Wednesday, April 10, 2019

“Can I order the frogs instead?”

After surviving Spring Break with the kids, last weekend I drove back up to Canada for Retreat with Vancouver Men’s Chorus. Since 1990, the men of VMC have spent an annual weekend together at an environmental education center halfway between Vancouver and Whistler. (If you watched the television show Legion on FX, you’ll recognize our cafeteria as the good guys’ hideout.) 

In addition to fifteen grueling hours of singing, Retreat is filled with numerous traditional bonding experiences. This year the Friday evening rehearsal segued to a welcome social, drag contest, disco dance, and mega-Twister game. Each night we stay up till the wee hours for s’mores, alcohol, and sing-a-longs at the fire pit. Eventually it will be late enough to burst into our conductor Willi’s cabin and serenade him with his least favourite song, “Amazing Grace.” Ah, Tradition.

On Saturday night we have “Skits.” We bring our own custom-made theatrical curtains and lighting equipment. Each of the four musical sections prepares a skit using themes based on our current concert season. The trophy for the winning section looks like the Stanley Cup, and is more coveted. Because our June concert is all music from the 1970s, the theme this year was “The Carol Burnett Show.” All four skits featured at least one outfit with a curtain rod, as well as multiple be-wigged Carols.

This year the Basses edged out the ever-deserving Second Tenors for the Skits trophy. Then I went straight to bed.

The first couple of times I attended VMC Retreat, I was still in a state of shock from my PTSD diagnosis and the horrific treatment by my incompetent and bigoted former employers. One of the worst of my new symptoms was a crippling increase in social anxiety, particularly around other gay men. As a result, at Retreat I mostly sat in corners and avoided making eye contact with anyone. 

As I’ve attempted to document through my writing, my mental health has greatly improved in the last couple of years. So I was particularly looking forward to Retreat this year. I signed up to stay in the cabin with the fun Second Tenors. I brought a couple of bottles of Barrister red wine from Trader Joe’s. I talked to strangers. I even started a mental Top 10 list for the category “If I were buzzed enough to finally kiss someone from the Chorus, who would it be?” (As I’ve previously mentioned, at my parents’ insistence no one under age 30 is allowed in the top five slots.)

Sadly, it turned out to be yet another thoroughly anti-social weekend in the woods.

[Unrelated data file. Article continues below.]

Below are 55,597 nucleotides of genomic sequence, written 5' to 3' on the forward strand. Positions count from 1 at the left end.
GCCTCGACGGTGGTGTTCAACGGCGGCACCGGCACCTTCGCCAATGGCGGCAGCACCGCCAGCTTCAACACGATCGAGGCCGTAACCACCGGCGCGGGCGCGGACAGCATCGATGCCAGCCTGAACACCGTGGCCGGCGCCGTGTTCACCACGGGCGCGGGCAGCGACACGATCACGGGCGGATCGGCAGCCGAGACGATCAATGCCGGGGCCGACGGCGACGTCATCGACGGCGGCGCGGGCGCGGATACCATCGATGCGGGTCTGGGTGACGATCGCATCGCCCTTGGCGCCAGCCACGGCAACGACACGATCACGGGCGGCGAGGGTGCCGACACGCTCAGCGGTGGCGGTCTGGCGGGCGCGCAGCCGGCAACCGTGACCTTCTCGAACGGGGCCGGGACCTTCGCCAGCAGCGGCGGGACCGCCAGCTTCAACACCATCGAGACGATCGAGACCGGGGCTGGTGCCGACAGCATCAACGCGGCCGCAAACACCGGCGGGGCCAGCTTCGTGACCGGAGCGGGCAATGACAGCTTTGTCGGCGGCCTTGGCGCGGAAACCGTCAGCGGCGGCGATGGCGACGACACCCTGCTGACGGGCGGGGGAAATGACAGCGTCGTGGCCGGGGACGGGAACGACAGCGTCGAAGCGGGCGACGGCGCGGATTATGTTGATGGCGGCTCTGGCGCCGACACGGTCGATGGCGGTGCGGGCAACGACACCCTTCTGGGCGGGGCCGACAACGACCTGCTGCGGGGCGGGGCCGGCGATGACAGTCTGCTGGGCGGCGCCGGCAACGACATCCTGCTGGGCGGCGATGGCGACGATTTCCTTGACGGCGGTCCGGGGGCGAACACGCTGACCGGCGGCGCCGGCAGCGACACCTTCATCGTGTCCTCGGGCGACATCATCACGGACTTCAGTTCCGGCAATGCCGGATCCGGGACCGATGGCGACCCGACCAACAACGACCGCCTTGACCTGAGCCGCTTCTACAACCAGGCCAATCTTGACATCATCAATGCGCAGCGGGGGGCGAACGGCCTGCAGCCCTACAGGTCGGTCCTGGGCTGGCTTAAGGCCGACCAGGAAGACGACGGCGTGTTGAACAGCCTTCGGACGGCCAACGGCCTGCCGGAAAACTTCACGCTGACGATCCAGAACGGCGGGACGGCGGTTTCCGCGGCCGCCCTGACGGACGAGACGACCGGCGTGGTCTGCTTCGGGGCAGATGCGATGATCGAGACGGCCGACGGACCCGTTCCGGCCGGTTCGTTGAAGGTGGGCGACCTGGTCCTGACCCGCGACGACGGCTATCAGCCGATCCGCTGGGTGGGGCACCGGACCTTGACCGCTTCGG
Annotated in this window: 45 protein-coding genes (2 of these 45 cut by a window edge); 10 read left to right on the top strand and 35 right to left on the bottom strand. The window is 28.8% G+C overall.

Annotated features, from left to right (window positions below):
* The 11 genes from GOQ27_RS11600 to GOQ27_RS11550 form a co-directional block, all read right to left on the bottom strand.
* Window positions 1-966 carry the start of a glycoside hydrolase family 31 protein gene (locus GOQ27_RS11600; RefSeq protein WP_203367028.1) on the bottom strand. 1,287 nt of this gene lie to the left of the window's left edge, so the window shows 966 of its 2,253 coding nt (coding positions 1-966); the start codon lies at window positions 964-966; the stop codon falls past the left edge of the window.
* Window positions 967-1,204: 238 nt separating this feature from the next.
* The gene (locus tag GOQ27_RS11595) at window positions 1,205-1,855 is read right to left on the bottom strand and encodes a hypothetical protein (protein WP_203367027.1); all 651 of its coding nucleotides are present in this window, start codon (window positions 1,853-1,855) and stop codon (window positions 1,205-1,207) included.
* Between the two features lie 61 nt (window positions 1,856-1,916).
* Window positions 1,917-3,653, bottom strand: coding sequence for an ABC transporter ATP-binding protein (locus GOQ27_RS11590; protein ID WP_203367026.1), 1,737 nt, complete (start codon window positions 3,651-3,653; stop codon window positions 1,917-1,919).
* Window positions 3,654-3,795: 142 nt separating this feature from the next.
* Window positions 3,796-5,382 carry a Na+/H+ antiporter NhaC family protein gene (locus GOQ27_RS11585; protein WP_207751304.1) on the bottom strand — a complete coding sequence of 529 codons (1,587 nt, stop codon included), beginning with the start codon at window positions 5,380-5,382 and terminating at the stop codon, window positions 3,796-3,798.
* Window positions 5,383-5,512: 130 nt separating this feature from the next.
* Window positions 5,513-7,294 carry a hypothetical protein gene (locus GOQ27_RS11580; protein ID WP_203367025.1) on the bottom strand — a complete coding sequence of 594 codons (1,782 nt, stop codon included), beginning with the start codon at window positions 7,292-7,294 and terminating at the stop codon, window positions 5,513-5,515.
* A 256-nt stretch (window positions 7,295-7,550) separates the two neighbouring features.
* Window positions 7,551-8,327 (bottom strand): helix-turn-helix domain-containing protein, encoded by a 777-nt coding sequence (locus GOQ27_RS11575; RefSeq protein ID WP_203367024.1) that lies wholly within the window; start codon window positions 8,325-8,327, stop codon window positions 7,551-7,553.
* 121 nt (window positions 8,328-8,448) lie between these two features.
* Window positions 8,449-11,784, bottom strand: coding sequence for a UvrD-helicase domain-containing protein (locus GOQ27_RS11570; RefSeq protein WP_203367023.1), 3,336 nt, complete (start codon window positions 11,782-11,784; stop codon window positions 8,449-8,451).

As with Seattle Men’s Chorus and Windy City Gay Chorus, VMC’s annual mantra is “what happens at Retreat stays at Retreat.” After reading this essay, or at least after seeing a couple of the pictures, you may agree that’s a good rule.

What happened at Retreat this year was on Friday evening I noticed a tender red bump on my chest. I couldn’t find evidence of an ingrown hair or anything, so I assumed it was the kind of random allergic over-reaction to a spider bite that occasionally happens to me. (One time I needed a Benadryl shot because I reacted to a seafood stew by turning red as a lobster, but only from the waist up.) This time I felt like you do when you wake up with a sore nipple because some guy insisted on kneading it for hours – “he wasn’t that hot, this is totally not worth it.”

When I woke up Saturday morning, there was a swollen red area covering a quarter of my chest. It felt like aliens had heated a strand of barbed wire and implanted it under my left nipple. I understand there are guys in the Chorus who think that sounds sexy, but they’re confusing my situation with nipple piercings on the outside of your skin.

All day long the blotch got bigger and hotter. I tracked down some Benadryl and Voltaren, which seemed to slow down the red expansion. But I still had to spend most of my non-singing time hiding in my sleeping bag, shaking with pain and chills. All weekend long I lived in terror that Fabyo, our personal-space-disregarding Second Tenor, would hug me and provoke a piercing Banshee scream.

On Saturday night I didn’t want to miss the Skits. But the pain was excruciating. So I roofied myself with a cocktail of herbs, spices, Benadryl, red wine, Allegra, etc. I made it through all four skits, although one friend accused me of closing my eyes during the Baritones’ performance. I do remember seeing the evening’s obvious highlight – David as Humphrey as Marie Kondo – before passing out in my sleeping bag. In any event, I managed to undo months of progress with my social anxiety. Once again, everyone in the Chorus must think I’m some kind of zombie.

On Sunday evening I limped home to Bellingham. I collapsed in a heap at my parents’ house, as I have invariably done in times of crisis for almost forty years.

Ever since my daughter Eleanor was diagnosed at birth as a Drama Queen, I've been seeking a suitable antonym for “hypochondriac.” Currently I favor “la belle indifference.” Mosby’s Medical Dictionary defines this term as: “an air of unconcern displayed by some patients toward their physical symptoms.” Despite my daughter’s hypochondriac example, I’ve never been to a hospital or an emergency room on my own behalf. Interacting with my parents this week reminded me exactly where I get my belle indifference.